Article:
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Professor Nick Barton. Nicholas Barton has been leading a research group at the Institute of Science and Technology Austria (ISTA) for more than ten years now. © Nadine Poncioni / ISTA

“What surprised us was that snapdragons don’t inbreed as much as we had expected, given the modest numbers that we see growing each year,” Barton says. “Plants have evolved extraordinary mechanisms to stop inbreeding, which prevents inbreeding depression, and also helps to preserve the diversity that is essential for populations to be able to adapt to changing conditions.”

This is necessary, because most flowering plants combine male and female function in the same individual. They produce ovules that are fertilized by pollen, producing the seeds that produce the next generation. To prevent self-fertilization, the sex organs of one plant may be far apart, or active only at different times; and some plants may be purely male or female. Perhaps most remarkable is a molecular mechanism, the ”S locus“. It is a highly diverse gene, which makes the plant destroy any pollen that carries the same type of gene as itself. This is what the snapdragons use. ”So if the pollen comes from itself, or from a close relative, the plant cannot be successfully pollinated. It’s an ingenious mechanism,” the ISTA professor adds.

He says: “We studied more than 20,000 individual plants over a decade, collecting leaves in order to sequence DNA from the entire population. That allowed us to estimate parent-child relationships between the plants across the years, so that we can find out how many descendants each plant produced. Ultimately, it is these differences in reproductive output that determine the course of evolution. Just a few years ago, finding the DNA sequence of so many plants would have been unthinkable.”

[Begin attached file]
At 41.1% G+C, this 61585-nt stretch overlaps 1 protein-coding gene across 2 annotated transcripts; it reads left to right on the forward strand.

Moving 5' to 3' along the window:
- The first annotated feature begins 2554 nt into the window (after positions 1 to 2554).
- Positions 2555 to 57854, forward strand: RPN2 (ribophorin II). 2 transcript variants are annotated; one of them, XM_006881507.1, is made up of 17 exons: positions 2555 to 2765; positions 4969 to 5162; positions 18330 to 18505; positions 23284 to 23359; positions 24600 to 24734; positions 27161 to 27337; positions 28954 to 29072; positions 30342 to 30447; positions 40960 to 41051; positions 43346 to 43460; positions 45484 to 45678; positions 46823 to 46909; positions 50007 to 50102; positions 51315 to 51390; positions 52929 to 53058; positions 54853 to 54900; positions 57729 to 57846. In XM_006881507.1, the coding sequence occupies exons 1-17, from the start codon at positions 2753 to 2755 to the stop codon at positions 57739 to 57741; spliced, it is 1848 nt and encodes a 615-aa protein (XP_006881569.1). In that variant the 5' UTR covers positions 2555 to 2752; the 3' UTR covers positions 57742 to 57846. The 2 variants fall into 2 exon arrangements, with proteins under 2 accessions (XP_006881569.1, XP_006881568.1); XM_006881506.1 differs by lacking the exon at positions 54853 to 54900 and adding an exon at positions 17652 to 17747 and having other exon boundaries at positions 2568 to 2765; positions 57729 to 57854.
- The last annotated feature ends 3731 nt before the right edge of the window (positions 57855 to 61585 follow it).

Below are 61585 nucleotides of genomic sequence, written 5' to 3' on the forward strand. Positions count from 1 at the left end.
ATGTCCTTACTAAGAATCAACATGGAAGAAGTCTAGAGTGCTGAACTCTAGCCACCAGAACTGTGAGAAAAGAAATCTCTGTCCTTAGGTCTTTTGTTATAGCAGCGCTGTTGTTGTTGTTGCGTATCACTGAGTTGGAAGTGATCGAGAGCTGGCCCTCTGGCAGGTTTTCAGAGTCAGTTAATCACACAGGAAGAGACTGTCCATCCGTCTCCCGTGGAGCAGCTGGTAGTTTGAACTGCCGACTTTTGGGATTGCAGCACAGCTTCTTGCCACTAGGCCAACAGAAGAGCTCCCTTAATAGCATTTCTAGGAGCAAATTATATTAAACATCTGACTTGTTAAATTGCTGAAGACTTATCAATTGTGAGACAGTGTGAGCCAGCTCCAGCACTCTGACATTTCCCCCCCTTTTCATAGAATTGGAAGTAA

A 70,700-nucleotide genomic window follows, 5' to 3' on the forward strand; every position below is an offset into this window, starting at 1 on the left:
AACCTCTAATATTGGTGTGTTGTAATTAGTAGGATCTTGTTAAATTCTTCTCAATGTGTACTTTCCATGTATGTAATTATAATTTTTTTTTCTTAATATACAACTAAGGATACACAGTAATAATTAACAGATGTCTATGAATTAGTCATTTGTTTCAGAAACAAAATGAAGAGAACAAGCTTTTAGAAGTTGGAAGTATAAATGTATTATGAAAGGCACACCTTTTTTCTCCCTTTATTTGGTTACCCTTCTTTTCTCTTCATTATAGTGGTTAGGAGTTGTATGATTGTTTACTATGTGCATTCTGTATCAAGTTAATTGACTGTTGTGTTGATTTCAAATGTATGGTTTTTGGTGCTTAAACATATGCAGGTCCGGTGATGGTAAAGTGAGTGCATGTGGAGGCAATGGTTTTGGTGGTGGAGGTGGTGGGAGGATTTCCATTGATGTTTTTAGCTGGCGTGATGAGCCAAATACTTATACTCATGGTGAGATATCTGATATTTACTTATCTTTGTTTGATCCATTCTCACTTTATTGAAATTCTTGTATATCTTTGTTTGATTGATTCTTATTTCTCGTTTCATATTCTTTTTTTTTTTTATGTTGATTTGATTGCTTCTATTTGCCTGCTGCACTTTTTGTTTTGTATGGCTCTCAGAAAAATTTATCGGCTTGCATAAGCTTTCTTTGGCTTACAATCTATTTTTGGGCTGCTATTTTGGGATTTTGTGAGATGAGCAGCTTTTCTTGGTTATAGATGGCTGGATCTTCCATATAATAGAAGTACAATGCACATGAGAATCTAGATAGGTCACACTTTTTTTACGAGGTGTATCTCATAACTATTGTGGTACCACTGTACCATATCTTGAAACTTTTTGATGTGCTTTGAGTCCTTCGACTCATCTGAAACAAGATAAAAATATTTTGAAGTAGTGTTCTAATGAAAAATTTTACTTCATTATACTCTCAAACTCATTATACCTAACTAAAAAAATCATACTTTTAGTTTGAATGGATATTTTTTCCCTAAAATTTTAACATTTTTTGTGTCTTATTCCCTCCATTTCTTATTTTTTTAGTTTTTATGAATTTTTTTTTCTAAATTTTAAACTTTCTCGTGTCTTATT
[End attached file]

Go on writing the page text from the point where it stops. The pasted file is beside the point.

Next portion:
Seeds take their time

So far, the team has identified more than 2,000 trios – mother, father and child, if you will. What astonished the biologists was that plants from one year hardly ever had parents in the batch from the previous year – in the first years of the project, they could hardly find any parents. “Then, we understood,” Barton says, “that seeds that fall to the ground typically stay dormant for two or three years until they produce descendants. That doesn’t happen in a greenhouse, where new plants grow immediately. So, because the seeds take their time, there is much less inbreeding, because relatives are separated by time as well as space.

A Huge effort

Long-term research projects like the one conducted by Professor Nick Barton and his research group are crucial for understanding natural systems – yet, it is difficult to sustain funding for them over many years. “ISTA has a unique commitment to supporting basic research, and its steady funding has allowed us to continue our work,” Barton says. “For us, the project is about understanding the reproductive systems of flowers in a fundamental way. We want to understand the evolution of these resourceful systems that inhibit inbreeding, helping species preserve diversity, so that they can continue to evolve. Understanding how small populations can adapt to changing conditions, despite inbreeding, will be crucial for understanding how to save species from extinction.”


Parvathy Surendranadh, Louise Arathoon , Carina A. Baskett, David L. Field, Melinda Pickup and Nicholas H. Barton, 2022. Effects of fine-scale population structure on the distribution of heterozygosity in a long-term study of Antirrhinum majus. Genetics. DOI: https://doi.org/10.1093/genetics/iyac083

Funding information

The ISTA project part was supported by funding from the FWF.